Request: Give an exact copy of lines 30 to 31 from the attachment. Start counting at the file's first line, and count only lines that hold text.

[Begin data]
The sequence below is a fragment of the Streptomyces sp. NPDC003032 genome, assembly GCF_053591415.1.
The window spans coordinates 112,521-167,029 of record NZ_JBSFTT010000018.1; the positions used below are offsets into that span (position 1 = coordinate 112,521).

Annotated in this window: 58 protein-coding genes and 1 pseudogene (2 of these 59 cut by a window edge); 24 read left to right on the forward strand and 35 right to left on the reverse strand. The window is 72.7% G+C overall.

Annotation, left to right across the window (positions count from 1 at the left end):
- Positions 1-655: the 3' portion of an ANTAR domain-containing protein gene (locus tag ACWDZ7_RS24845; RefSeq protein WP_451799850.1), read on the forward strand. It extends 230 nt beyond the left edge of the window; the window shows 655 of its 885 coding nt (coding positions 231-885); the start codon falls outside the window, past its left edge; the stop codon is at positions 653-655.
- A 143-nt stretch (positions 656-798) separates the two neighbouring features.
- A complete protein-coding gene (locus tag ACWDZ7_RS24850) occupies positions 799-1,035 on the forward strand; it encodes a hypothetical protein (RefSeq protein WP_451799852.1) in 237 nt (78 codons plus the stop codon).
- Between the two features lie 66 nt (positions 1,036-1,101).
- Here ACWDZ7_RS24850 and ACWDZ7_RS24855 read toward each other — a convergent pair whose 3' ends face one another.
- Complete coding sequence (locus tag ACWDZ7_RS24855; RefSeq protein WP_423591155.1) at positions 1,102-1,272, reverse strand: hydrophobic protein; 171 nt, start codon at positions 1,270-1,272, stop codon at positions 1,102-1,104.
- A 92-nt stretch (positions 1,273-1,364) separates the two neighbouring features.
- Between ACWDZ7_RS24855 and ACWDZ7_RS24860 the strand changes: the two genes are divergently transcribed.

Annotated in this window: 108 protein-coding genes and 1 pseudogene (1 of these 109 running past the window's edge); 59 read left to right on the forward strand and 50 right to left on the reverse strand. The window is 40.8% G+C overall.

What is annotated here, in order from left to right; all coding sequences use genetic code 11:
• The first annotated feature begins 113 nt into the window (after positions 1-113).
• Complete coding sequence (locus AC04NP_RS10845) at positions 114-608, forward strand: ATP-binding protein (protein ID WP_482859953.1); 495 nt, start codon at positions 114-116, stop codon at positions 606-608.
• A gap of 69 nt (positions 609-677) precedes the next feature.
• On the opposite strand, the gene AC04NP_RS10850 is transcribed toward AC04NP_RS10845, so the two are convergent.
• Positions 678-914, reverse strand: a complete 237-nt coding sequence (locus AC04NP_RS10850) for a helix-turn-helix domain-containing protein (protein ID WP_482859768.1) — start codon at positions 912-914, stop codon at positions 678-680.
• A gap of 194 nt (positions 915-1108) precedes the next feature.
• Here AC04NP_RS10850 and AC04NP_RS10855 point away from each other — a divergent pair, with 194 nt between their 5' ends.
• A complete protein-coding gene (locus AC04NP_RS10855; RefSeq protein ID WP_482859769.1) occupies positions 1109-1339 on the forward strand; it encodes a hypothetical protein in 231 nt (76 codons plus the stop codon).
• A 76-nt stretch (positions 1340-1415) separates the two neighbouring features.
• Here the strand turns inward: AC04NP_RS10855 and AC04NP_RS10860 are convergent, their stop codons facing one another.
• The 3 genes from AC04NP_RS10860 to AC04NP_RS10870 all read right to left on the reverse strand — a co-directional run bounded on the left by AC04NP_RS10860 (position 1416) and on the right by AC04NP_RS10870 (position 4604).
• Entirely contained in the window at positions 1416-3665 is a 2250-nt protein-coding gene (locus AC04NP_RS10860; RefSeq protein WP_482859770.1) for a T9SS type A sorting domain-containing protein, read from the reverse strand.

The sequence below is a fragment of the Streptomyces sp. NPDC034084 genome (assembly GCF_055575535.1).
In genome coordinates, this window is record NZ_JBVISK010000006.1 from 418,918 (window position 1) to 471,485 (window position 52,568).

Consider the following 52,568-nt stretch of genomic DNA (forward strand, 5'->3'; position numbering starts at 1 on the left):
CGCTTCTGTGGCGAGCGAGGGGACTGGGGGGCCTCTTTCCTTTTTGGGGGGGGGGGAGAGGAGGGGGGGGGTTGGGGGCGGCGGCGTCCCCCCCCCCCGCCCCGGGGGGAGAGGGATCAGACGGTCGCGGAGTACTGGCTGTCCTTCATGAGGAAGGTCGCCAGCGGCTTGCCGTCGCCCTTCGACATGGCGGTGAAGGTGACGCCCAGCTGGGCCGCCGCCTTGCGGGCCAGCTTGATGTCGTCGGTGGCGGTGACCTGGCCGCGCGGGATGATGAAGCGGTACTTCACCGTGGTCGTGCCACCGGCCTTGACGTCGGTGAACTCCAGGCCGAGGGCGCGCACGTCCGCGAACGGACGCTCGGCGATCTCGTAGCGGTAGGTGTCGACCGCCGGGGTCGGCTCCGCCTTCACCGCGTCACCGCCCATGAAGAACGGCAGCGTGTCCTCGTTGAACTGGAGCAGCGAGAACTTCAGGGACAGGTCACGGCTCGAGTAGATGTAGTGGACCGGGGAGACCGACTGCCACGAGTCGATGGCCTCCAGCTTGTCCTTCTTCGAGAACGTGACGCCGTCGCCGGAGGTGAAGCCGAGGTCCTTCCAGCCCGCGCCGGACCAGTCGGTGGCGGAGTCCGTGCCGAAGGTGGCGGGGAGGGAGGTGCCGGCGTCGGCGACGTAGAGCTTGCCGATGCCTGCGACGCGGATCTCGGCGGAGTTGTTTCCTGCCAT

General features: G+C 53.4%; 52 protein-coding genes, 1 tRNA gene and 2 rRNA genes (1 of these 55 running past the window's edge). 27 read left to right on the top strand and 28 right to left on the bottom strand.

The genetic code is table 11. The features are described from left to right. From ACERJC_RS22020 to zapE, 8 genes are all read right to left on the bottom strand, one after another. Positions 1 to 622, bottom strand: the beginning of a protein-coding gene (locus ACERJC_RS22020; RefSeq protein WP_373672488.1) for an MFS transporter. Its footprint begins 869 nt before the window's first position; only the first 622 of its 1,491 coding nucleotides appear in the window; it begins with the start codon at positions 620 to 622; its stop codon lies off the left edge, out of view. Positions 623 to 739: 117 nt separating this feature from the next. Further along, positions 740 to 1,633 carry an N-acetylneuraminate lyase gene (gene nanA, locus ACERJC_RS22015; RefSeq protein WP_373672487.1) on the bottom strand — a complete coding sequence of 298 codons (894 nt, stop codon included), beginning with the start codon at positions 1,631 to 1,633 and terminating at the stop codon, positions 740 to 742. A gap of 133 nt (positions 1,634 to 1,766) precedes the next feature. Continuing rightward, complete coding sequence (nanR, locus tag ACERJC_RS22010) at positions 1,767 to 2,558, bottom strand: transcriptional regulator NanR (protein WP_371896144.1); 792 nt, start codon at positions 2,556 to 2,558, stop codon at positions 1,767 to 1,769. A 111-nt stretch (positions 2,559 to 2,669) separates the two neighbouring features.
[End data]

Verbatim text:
CGCTTCTGTGGCGAGCGAGGGGACTGGGGGGCCTCTTTCCTTTTTGGGGGGGGGGGAGAGGAGGGGGGGGGTTGGGGGCGGCGGCGTCCCCCCCCCCCGCCCCGGGGGGAGAGGGATCAGACGGTCGCGGAGTACTGGCTGTCCTTCATGAGGAAGGTCGCCAGCGGCTTGCCGTCGCCCTTCGACATGGCGGTGAAGGTGACGCCCAGCTGGGCCGCCGCCTTGCGGGCCAGCTTGATGTCGTCGGTGGCGGTGACCTGGCCGCGCGGGATGATGAAGCGGTACTTCACCGTGGTCGTGCCACCGGCCTTGACGTCGGTGAACTCCAGGCCGAGGGCGCGCACGTCCGCGAACGGACGCTCGGCGATCTCGTAGCGGTAGGTGTCGACCGCCGGGGTCGGCTCCGCCTTCACCGCGTCACCGCCCATGAAGAACGGCAGCGTGTCCTCGTTGAACTGGAGCAGCGAGAACTTCAGGGACAGGTCACGGCTCGAGTAGATGTAGTGGACCGGGGAGACCGACTGCCACGAGTCGATGGCCTCCAGCTTGTCCTTCTTCGAGAACGTGACGCCGTCGCCGGAGGTGAAGCCGAGGTCCTTCCAGCCCGCGCCGGACCAGTCGGTGGCGGAGTCCGTGCCGAAGGTGGCGGGGAGGGAGGTGCCGGCGTCGGCGACGTAGAGCTTGCCGATGCCTGCGACGCGGATCTCGGCGGAGTTGTTTCCTGCCAT

General features: G+C 53.4%; 52 protein-coding genes, 1 tRNA gene and 2 rRNA genes (1 of these 55 running past the window's edge). 27 read left to right on the top strand and 28 right to left on the bottom strand.